May 25, 2021 - From the May, 2021 issue

LA City Planning Strategies for Equitable Distribution of  Affordable Housing 

With wide disparities between the total number affordable housing units in neighborhoods and council districts in the City of LA, last week, the Los Angeles Department of City Planning released a report outlining strategies for equitably distributing affordable units throughout the City and ensuring every neighborhood in Los Angeles provides its fair share of affordable housing. TPR excerpts the report to the PLUM Committee, which proposes developing an equitable Housing Element rezoning program with targeted fair-share zoning allocations and new rezoning strategies that will focus additional housing capacity in high-opportunity areas, while protecting tenants,  vulnerable communities, and environmentally sensitive areas. Find the full report online, here


"Of the affordable units permitted in the last ten years, only 14% (almost 1,600 units) were produced in the City’s High or Highest Resource (referred to as “High Opportunity”) areas, while 62% were located in the Low Resource and High Segregation and Poverty areas."

REPORT RELATIVE TO CITYWIDE EQUITABLE DISTRIBUTION OF AFFORDABLE HOUSING

The City Council requested Los Angeles City Planning (LACP) and the Housing and Community Investment Department (HCIDLA) to report with recommendations on short-term and long-term policies and programmatic strategies to address the equitable distribution of new restricted affordable housing units within the City and affirmatively further fair housing, including identification of minimum affordable housing requirements in high resource/high opportunity areas and developing incentives for the provision of affordable housing in these geographies.

The City Council further instructed LACP and the HCIDLA to prepare and present recommendations on how the City’s Community Plan Update and Housing Element planning processes can be utilized to establish a fair share distribution of affordable housing on a citywide basis as informed by the Regional Housing Need Assessment (RHNA) process, including but not limited to an analysis of minimum affordable housing requirements for each Community Plan, how the Community Plan will meet its share of the City’s affordable housing demand, and where existing policy tools will not facilitate affordable housing production, new mechanisms to reach the identified affordable housing need for each Community Plan Area. 

Summary of Key Findings

This report includes an analysis of housing production trends and potential factors that have led to an unequal distribution of affordable housing options in areas with high opportunity. Below is a summary of the key findings addressed in this report.

● Relatively Little Affordable Housing Has Been Developed in High Opportunity Areas. Of the affordable units permitted in the last ten years, only 14% (almost 1,600 units) were produced in the City’s High or Highest Resource (referred to as “High Opportunity”) areas, while 62% were located in the Low Resource and High Segregation and Poverty areas.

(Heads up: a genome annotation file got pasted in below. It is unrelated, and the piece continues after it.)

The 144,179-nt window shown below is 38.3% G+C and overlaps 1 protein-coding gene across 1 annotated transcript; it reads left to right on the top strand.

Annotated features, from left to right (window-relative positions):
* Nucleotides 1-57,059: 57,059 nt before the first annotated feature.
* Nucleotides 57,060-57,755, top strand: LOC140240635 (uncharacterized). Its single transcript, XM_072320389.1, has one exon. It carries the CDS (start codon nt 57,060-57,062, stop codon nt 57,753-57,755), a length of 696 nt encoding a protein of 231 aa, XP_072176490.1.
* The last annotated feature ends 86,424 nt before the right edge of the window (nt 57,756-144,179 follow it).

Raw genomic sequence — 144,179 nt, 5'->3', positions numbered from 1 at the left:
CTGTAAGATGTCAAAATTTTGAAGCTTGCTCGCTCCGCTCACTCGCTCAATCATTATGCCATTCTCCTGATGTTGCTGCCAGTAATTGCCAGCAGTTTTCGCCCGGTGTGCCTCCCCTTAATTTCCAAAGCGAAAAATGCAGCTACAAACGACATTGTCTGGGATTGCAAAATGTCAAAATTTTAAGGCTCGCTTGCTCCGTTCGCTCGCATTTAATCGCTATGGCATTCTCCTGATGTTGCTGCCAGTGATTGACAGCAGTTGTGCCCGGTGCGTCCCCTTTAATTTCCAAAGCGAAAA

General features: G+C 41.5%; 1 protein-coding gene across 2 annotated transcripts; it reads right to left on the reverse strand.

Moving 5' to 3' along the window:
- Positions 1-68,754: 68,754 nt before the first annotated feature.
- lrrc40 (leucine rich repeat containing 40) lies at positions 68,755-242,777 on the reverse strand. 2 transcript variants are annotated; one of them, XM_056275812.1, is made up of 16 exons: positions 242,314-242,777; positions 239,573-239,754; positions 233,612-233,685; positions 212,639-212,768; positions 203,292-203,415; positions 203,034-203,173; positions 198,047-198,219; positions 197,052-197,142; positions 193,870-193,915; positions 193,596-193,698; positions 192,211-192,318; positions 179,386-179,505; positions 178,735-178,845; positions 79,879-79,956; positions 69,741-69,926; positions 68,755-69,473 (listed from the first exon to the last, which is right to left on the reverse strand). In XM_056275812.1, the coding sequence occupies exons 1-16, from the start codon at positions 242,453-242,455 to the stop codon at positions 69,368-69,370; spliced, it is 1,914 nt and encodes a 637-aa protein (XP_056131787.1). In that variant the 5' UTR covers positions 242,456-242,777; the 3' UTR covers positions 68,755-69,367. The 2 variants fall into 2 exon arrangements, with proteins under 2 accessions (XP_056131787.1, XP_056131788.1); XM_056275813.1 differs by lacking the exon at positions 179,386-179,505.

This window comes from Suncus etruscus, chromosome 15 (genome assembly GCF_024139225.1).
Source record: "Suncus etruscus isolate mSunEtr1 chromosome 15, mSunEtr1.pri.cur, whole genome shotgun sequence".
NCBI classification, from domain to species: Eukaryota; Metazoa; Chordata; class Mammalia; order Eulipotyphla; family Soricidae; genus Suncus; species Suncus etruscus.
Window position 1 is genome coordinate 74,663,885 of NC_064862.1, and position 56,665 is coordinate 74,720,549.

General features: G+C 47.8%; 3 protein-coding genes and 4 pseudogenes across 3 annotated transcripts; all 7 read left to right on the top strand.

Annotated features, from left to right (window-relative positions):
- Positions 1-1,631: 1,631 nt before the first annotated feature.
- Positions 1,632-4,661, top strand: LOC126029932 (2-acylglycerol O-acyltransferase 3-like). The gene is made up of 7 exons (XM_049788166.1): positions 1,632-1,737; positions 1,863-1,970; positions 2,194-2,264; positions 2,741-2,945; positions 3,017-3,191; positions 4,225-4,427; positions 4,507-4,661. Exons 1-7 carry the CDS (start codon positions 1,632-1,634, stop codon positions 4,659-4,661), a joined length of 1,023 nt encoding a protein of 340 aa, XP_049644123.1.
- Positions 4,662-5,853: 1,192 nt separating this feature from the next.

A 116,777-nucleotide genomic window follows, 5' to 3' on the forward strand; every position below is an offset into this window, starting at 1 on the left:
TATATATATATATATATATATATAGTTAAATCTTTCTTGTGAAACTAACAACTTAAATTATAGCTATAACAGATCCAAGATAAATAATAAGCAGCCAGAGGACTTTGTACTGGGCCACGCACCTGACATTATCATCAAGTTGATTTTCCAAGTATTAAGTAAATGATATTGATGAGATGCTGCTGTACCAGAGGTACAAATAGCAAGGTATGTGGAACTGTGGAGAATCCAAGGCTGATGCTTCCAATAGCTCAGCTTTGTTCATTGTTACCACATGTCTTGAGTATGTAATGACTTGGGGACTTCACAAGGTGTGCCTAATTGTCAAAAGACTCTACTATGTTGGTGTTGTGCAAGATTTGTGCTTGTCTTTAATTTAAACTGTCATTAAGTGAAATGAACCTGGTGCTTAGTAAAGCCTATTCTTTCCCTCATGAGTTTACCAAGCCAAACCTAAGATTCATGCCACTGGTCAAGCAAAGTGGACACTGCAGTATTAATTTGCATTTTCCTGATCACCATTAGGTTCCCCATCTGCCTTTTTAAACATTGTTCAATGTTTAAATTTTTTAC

● In High Opportunity Areas, Mixed-Income Affordable Housing is More Likely to be Built than 100% Affordable Housing. Overall, mixed-income projects supported by land use incentives have a much higher rate of producing affordable housing in high opportunity areas, compared to those produced through financial subsidy alone. Nearly half (46%) of the non-subsidized affordable housing units produced through land-use incentives were in the high opportunity areas, whereas only 6% of subsidized affordable projects were built in these areas. Overall, subsidized affordable developments are overwhelmingly located in lower resourced neighborhoods.

● Single and Multi-Family Zoning is Not Equitably Distributed throughout the City. Considering all land zoned to allow residential uses, approximately 76% of residential parcels in Highest and High Resource areas is limited to single family uses and approximately 20% is zoned to allow multifamily. In contrast, just 18% of the residentially zoned land in the areas considered High Segregation and Poverty is allocated to single family uses, whereas over 80% allows multifamily development. Additional details with respect to ecologically sensitive or hazardous areas, including risk for high fire and sea level rise, as well as impacts on communities of color, should also be noted. (See Figure 5.)

● Funding Criteria Make It More Difficult to Build Affordable Housing in High Opportunity Areas. Maximum loan amounts and cost containment measures in local and State funding programs make it difficult to finance subsidized affordable housing in high opportunity areas, while TCAC amenity scoring may inadvertently place a preference on projects located in lower resource areas. The City and State have amended several affordable housing funding applications to give priority points to projects in High and Highest Resource areas, however, the changes are recent and research as to the impact of these changes is to be determined.

II. KEY RECOMMENDATIONS